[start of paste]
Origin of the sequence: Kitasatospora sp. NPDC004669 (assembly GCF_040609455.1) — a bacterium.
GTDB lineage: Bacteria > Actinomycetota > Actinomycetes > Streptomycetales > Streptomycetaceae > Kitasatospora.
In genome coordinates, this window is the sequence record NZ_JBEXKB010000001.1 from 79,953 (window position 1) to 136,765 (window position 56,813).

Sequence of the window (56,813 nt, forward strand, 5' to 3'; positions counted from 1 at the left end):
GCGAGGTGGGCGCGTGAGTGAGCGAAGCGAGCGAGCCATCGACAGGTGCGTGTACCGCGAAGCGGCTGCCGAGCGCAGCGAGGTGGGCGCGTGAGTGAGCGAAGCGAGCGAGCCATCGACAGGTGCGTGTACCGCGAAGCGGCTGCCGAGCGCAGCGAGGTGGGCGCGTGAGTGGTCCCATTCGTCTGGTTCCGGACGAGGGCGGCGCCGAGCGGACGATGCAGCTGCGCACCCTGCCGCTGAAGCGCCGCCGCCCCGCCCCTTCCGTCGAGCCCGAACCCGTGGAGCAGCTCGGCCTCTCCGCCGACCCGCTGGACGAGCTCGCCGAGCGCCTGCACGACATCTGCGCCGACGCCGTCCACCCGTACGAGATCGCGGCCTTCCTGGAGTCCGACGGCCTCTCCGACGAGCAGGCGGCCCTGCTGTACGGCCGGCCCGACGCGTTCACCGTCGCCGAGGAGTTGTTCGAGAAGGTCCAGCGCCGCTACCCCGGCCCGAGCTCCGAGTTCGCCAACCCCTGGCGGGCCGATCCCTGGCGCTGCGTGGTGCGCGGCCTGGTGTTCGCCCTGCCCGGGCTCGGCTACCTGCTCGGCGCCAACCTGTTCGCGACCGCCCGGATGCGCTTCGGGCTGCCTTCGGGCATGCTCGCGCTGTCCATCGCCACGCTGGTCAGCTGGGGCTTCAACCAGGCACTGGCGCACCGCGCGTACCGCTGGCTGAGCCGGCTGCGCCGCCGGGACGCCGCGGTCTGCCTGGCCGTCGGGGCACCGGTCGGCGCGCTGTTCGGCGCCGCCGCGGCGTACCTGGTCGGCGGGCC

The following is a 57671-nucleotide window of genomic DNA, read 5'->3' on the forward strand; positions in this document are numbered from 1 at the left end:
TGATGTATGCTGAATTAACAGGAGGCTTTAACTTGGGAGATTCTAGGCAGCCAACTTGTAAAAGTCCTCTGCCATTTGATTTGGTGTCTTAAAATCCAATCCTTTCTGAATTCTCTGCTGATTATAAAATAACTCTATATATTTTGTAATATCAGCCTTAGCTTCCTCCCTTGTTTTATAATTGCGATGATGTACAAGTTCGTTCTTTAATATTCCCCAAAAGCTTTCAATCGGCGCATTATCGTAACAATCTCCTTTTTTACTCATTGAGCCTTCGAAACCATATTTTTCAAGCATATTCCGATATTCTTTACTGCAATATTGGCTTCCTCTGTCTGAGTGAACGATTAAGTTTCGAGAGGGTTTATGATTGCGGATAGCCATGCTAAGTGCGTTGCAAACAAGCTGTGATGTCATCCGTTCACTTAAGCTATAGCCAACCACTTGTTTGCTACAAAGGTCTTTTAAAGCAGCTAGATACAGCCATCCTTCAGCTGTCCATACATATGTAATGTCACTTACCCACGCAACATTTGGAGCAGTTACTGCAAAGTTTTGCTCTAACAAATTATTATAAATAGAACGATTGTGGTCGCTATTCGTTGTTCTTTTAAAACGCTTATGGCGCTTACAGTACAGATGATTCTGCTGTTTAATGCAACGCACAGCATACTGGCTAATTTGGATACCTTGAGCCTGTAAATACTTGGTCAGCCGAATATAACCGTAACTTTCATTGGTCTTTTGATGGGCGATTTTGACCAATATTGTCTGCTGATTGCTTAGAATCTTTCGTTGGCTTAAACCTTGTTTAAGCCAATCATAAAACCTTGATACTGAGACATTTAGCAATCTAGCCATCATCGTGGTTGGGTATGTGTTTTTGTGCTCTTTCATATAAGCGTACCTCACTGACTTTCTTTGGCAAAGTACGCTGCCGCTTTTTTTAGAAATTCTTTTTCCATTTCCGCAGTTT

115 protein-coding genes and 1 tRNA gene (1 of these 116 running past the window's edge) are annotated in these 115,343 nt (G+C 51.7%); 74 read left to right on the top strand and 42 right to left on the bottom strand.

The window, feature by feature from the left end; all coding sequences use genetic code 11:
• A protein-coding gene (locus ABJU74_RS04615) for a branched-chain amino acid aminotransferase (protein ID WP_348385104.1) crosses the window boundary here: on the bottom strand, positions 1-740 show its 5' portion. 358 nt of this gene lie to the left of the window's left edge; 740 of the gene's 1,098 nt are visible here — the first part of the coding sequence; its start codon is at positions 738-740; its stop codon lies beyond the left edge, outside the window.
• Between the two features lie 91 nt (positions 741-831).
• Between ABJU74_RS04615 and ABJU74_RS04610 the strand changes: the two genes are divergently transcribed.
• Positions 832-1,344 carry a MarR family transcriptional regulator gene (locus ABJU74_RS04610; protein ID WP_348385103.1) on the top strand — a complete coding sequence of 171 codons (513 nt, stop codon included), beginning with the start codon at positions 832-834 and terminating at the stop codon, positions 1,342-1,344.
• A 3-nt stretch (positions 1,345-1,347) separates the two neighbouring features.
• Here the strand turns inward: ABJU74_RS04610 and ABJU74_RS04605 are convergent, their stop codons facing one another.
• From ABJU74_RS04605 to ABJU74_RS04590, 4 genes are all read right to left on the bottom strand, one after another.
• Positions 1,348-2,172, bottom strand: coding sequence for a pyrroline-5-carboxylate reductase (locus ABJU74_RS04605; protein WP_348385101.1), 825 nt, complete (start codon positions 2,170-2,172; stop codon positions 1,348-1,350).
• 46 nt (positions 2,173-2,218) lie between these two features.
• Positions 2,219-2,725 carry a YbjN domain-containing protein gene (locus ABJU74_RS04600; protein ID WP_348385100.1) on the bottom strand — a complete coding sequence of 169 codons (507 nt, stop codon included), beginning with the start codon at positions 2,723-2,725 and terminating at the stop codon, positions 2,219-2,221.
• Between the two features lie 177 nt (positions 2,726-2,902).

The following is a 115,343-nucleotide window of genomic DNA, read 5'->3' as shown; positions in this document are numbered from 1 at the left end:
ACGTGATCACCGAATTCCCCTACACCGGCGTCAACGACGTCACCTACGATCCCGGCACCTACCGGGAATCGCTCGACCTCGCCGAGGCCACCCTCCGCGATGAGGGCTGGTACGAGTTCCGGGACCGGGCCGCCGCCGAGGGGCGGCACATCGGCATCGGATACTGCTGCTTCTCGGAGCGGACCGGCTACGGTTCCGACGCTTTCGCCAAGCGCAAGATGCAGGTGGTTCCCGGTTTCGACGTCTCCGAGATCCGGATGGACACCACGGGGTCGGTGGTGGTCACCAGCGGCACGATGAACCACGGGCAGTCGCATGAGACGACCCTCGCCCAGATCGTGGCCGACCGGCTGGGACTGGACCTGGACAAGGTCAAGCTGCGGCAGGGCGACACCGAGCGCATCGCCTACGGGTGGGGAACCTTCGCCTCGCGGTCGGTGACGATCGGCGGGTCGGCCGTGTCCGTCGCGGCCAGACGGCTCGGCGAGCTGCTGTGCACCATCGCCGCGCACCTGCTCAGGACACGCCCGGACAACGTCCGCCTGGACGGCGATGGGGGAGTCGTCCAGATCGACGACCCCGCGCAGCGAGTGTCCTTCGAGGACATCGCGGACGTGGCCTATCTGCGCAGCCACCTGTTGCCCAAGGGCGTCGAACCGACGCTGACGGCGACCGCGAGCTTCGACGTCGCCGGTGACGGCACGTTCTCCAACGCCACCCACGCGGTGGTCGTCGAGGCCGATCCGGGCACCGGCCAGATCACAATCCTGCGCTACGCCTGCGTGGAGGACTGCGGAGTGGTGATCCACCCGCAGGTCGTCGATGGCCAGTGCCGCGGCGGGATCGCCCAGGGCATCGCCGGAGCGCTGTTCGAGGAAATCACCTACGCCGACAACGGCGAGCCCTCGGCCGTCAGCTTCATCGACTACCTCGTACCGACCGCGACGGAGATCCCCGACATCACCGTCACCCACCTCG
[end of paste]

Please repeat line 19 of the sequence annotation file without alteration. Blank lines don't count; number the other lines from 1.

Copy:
• Positions 2,219-2,725 carry a YbjN domain-containing protein gene (locus ABJU74_RS04600; protein ID WP_348385100.1) on the bottom strand — a complete coding sequence of 169 codons (507 nt, stop codon included), beginning with the start codon at positions 2,723-2,725 and terminating at the stop codon, positions 2,219-2,221.